Strengthening Nuclear Safeguards: Urgent Action Is Needed to Shore Up the Ability of the International Atomic Energy Agency to Detect Nuclear Weapons Programs and Safeguard Peaceful Nuclear Programs

By Ferguson, Charles D. | Issues in Science and Technology, Spring 2008 | Go to article overview

Strengthening Nuclear Safeguards: Urgent Action Is Needed to Shore Up the Ability of the International Atomic Energy Agency to Detect Nuclear Weapons Programs and Safeguard Peaceful Nuclear Programs


Ferguson, Charles D., Issues in Science and Technology


As events in Iran and elsewhere illustrate, the International Atomic Energy Agency (IAEA) is confronting a crisis in its ability to detect nuclear weapons programs and to safeguard peaceful nuclear programs. This crisis stems from a number of factors: discriminatory rules in the nuclear Non-Proliferation Treaty (NPT), inadequate application of nuclear safeguards where needed, limited authority for the IAEA to investigate possible clandestine nuclear programs, personnel rules that limit access to the best-qualified inspectors, and lack of technical resources and funding. All of these factors can be altered in ways that will strengthen the IAEA and help it do a better job.

Safeguards subject civilian nuclear programs to inspection and monitoring. By doing so, safeguards shed light on a country's nuclear activities and can sound an alarm if suspicious activities are occurring.

Most countries have allowed intrusive inspections into their nuclear programs because they stand to gain in two respects. First, by opening up these programs, countries obtain access to external suppliers of nuclear fuel, reactors, and other essential technologies. The Nuclear Suppliers Group (NSG), a 45-nation group of leading nuclear suppliers, have agreed to condition sales of nuclear fuel and technologies on non-nuclear weapon states' acceptance of full-scope safeguards on their nuclear programs. Second, as part of this bargain, countries under safeguards help assure their neighbors that they are not making nuclear explosives.

Unfortunately, safeguards agreements have loopholes, and some countries have exploited them to develop nuclear weapons programs. Although the IAEA has plugged many of these gaps, better safeguards are needed. Moreover, the need for safeguards improvements will become more urgent if there is a major expansion in nuclear energy. This expansion seems likely; in just the past two years, some two dozen countries have expressed interest in acquiring their first commercial nuclear power plants. This projected major growth in nuclear facilities will place increasing demands on IAEA safeguards.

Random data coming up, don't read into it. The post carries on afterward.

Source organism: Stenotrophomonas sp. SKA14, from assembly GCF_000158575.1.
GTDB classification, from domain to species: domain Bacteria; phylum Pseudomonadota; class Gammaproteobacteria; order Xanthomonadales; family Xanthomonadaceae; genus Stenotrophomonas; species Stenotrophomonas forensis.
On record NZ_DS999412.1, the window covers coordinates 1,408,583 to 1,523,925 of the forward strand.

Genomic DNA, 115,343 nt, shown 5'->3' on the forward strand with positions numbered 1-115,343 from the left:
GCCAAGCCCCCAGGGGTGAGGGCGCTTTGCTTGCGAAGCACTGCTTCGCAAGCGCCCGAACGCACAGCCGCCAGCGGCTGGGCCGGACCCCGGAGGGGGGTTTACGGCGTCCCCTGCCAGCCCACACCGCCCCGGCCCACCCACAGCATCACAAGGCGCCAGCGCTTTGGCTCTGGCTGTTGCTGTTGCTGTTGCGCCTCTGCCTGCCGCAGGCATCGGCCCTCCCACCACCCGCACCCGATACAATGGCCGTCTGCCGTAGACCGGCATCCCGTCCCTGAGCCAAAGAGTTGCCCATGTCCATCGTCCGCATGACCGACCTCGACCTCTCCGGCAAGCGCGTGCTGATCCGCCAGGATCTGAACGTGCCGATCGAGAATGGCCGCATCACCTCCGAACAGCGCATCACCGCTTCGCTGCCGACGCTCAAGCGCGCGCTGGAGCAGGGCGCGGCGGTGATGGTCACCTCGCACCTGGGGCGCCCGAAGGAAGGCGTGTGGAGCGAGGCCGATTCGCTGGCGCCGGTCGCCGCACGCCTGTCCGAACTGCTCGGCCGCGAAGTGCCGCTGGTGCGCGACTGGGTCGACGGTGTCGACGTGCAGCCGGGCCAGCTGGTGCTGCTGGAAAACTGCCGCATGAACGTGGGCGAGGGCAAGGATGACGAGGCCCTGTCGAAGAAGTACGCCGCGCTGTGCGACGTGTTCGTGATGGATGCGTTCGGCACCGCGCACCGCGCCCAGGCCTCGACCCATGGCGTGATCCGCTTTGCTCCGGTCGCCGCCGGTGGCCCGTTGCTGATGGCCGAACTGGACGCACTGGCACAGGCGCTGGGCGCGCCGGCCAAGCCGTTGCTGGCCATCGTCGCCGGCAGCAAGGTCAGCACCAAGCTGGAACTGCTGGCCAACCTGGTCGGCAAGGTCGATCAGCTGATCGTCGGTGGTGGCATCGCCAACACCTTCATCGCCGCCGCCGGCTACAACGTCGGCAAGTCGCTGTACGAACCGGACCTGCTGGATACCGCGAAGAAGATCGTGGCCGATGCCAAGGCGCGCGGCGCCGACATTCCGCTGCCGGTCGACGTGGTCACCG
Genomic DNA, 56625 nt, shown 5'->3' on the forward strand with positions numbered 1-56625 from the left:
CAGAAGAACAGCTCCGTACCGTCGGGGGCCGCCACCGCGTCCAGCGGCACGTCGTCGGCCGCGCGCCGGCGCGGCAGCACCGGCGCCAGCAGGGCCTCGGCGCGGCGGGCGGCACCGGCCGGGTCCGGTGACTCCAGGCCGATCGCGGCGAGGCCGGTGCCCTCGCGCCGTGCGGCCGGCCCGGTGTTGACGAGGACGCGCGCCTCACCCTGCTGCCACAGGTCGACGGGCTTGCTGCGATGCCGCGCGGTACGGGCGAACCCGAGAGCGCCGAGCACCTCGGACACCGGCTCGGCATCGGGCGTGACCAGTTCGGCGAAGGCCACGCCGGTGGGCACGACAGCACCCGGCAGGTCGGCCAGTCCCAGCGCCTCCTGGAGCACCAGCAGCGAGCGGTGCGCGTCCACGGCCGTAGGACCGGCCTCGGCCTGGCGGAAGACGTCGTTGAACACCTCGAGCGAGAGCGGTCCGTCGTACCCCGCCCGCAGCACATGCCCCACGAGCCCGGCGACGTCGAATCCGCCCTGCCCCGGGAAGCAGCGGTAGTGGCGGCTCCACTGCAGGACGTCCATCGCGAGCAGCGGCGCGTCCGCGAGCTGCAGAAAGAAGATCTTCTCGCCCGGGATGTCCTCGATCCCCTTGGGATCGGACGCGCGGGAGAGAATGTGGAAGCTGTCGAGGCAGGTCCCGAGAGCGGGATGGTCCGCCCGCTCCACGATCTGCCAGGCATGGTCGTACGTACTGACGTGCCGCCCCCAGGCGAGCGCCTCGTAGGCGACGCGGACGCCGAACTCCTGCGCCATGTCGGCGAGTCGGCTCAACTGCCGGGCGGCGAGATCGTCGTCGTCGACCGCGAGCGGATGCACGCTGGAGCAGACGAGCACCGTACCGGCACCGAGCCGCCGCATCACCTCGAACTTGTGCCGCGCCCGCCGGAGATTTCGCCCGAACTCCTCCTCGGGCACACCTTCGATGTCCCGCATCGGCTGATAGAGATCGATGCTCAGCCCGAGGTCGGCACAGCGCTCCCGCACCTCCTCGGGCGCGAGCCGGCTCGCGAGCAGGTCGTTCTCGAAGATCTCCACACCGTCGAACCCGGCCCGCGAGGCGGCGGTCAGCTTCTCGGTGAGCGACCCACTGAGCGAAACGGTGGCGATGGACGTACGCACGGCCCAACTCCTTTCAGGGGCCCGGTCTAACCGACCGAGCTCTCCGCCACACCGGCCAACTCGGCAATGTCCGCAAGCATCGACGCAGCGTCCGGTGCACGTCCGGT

Standardizing the safeguards rules

President Dwight Eisenhower's "Atoms for Peace" speech to the United Nations on December 8, 1953, helped give birth to the IAEA and to modern safeguards. Attempting to lift the shroud of secrecy on nuclear technologies, which were mainly confined to the few major powers that had developed or were developing nuclear weapons, he envisioned an international agency that would encourage the use of peaceful nuclear energy throughout the world. That same agency, which became the IAEA in 1957, was also entrusted with safeguarding these technologies.

The first safeguards agreements were strictly bilateral arrangements between the seller and buyer states. The IAEA's role was limited to monitoring the use of the purchased technology, typically a nuclear reactor. Throughout the late 1950s and 1960s, safeguards were not required on all aspects of nuclear programs in all countries. The NPT, which came into force in 1970, made safeguards more comprehensive and applied them more globally. But because the nations that already possessed nuclear weapons would not accept mandatory safeguards, the NPT applies different standards to different categories of countries.

The NPT established three such categories. The first includes the five countries defined as nuclear weapon states because each had tested a nuclear explosive device before January 1, 1967, the cutoff date in the NPT. The countries are China, France, Russia, the United Kingdom, and the United States, The treaty defines any other country as a non-nuclear weapon state. More than 180 countries falling under that second definition have ratified the NPT. Three others--India, Israel, and Pakistan--make up the third category: countries that have never signed the NPT. Not coincidentally, all three now possess nuclear weapons. …

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